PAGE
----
Illinois Election Board Declines To Bar Trump From State Primary Ballots

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The Illinois State Board of Elections decided unanimously on Tuesday to allow former President Donald Trump to appear on state primary ballots, after receiving a recommendation that the 2024 GOP candidate be removed for violating an insurrection provision in the U.S. Constitution.

The bipartisanIllinois board met Tuesday to discuss a petition opposing Trump that was filed by five voters in the state. Like filings in other states, the Illinois petition argued that Trump instigated an insurrection on Jan. 6, 2021, and including his name on ballots would therefore violate a Civil War–era amendment making it illegal for insurrectionists to run for office.

Some board members said they believed they did not have jurisdiction over the question.

“I want it to be clear that this Republican believes that there was an insurrection on Jan. 6,” board member Catherine S. McCrory said at the hearing.

“There’s no doubt in my mind that he manipulated, instigated, aided and abetted an insurrection on Jan. 6. However, having said that, it is not my place to rule on that today,” she said.

Clark Erickson, a retired Republican judge who presided over a recent hearing on Trump’s eligibility for office, wrote on Sunday that “a preponderance of the evidence” supported the arguments against Trump.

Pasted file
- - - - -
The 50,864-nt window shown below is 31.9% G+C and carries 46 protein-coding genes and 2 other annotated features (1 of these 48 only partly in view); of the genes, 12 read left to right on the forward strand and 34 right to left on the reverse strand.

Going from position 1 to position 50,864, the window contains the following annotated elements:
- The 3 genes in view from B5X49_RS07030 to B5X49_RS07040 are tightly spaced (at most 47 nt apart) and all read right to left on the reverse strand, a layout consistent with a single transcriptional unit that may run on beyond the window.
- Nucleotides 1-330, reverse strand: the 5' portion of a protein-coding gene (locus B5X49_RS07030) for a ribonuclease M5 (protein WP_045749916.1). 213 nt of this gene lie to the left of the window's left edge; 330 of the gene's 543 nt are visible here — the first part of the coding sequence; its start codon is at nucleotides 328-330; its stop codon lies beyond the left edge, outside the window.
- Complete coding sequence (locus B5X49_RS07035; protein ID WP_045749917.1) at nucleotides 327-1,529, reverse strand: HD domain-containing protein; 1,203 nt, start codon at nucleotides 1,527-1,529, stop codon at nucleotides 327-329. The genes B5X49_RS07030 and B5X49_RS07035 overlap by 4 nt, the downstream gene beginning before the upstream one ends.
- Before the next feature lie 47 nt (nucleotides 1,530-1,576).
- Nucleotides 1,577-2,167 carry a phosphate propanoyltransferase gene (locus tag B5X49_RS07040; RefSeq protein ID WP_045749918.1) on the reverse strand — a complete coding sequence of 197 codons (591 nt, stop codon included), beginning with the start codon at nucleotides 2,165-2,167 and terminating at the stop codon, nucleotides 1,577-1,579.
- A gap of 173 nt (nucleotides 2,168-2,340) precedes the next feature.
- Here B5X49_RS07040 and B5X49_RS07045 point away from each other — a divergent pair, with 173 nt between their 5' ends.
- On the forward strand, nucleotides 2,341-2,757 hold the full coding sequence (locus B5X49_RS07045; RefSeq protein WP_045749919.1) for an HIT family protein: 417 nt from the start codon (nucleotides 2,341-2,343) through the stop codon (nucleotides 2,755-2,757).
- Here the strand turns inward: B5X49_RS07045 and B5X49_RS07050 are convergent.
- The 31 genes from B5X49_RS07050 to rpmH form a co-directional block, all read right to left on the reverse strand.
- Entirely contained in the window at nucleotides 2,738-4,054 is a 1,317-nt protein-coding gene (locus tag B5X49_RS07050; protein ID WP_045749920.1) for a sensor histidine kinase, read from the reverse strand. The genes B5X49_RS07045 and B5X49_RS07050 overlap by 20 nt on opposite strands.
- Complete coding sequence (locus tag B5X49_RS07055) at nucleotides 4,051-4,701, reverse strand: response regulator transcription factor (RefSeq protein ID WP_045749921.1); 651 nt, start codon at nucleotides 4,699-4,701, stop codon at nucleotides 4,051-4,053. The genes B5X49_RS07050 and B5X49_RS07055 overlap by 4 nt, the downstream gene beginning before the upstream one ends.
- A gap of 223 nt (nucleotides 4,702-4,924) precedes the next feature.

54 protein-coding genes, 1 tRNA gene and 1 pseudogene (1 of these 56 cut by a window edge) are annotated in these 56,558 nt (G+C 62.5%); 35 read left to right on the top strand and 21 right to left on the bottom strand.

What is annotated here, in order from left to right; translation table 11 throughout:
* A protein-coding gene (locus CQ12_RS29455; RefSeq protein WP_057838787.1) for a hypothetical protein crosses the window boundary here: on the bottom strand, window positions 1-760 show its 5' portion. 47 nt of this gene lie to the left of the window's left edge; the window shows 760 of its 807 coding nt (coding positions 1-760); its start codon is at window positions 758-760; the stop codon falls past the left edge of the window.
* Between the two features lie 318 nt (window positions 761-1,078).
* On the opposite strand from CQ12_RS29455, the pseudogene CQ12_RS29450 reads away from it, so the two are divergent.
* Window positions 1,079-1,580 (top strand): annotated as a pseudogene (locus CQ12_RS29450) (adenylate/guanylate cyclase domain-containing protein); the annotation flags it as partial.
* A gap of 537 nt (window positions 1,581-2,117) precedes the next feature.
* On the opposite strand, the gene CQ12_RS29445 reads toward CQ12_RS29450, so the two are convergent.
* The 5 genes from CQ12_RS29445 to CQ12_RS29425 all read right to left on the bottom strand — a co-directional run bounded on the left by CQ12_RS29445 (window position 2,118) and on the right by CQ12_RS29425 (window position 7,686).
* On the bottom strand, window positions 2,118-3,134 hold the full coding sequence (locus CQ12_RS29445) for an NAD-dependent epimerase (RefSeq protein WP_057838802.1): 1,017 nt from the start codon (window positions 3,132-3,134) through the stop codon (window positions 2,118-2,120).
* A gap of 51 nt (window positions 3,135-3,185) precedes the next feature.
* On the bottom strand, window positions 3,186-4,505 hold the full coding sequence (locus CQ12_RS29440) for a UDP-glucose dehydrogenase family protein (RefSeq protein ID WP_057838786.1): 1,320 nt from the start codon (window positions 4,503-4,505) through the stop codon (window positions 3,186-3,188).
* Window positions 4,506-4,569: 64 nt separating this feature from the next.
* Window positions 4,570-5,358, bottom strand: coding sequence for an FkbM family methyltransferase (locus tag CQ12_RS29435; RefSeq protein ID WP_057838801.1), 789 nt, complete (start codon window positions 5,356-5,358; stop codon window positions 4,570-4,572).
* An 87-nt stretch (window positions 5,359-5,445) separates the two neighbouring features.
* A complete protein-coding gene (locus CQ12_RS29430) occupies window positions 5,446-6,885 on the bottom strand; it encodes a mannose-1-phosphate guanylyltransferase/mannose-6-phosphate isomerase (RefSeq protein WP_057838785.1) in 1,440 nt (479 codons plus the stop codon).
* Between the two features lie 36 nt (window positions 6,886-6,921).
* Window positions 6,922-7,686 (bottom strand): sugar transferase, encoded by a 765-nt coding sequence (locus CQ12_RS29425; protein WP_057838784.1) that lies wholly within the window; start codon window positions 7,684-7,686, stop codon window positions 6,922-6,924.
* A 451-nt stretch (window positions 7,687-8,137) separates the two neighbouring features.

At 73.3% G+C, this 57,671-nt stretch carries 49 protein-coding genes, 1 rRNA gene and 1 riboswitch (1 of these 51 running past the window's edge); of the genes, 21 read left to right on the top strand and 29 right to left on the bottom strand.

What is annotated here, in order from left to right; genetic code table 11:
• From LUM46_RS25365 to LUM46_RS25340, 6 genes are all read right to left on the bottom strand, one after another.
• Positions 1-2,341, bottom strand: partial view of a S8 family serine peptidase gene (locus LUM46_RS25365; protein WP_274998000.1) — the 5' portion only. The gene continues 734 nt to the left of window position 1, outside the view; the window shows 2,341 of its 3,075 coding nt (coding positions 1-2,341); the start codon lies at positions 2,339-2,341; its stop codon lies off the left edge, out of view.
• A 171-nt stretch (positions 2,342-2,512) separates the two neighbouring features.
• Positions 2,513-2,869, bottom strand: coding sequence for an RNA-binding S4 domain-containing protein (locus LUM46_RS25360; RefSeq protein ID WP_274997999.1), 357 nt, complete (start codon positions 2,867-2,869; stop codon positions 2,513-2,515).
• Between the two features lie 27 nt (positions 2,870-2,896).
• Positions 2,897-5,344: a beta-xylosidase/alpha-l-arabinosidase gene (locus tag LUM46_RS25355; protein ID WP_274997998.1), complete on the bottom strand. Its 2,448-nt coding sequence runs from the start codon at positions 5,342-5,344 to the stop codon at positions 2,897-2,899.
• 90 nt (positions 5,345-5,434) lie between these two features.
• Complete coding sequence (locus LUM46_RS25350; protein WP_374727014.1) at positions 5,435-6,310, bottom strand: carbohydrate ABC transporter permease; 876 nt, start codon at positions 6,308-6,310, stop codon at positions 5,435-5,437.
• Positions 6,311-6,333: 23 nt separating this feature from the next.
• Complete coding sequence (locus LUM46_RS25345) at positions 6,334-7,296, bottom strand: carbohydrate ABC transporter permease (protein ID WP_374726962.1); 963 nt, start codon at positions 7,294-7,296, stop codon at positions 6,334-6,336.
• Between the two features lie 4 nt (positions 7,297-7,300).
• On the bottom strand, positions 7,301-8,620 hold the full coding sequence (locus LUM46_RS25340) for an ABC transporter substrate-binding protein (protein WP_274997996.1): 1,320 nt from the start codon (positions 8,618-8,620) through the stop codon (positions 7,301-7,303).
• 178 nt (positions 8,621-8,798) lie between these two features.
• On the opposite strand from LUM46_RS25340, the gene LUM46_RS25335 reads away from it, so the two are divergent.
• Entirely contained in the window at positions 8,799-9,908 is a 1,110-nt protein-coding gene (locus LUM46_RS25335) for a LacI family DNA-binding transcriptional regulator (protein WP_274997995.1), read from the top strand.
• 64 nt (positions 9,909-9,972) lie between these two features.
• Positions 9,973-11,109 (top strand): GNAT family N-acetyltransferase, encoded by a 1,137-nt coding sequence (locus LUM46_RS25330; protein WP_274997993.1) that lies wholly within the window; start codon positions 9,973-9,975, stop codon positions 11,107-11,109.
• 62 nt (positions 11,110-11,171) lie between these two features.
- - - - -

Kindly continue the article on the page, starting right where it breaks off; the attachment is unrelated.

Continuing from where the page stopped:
The election board’s decision, however, is likely to be appealed.

Ron Fein, legal director for Free Speech for People, the voting rights group that is representing the five Illinois voters, said in a statement over the weekend that he expects both the board and “ultimately Illinois courts” to uphold Erickson’s “thoughtful analysis.”

The Supreme Court is expected to hear arguments on the subject in early February, after the high court agreed to take up Colorado’s decision to bar Trump from appearing on primary ballots there. So far, only Colorado and Maine have made such decisions.

Trump’s allies argue that removing him from ballots is undemocratic, and that the matter should be left to voters.

Several other states presented with the same question — California, Michigan and Arizona among them — decided that Trump should remain on their primary ballots.

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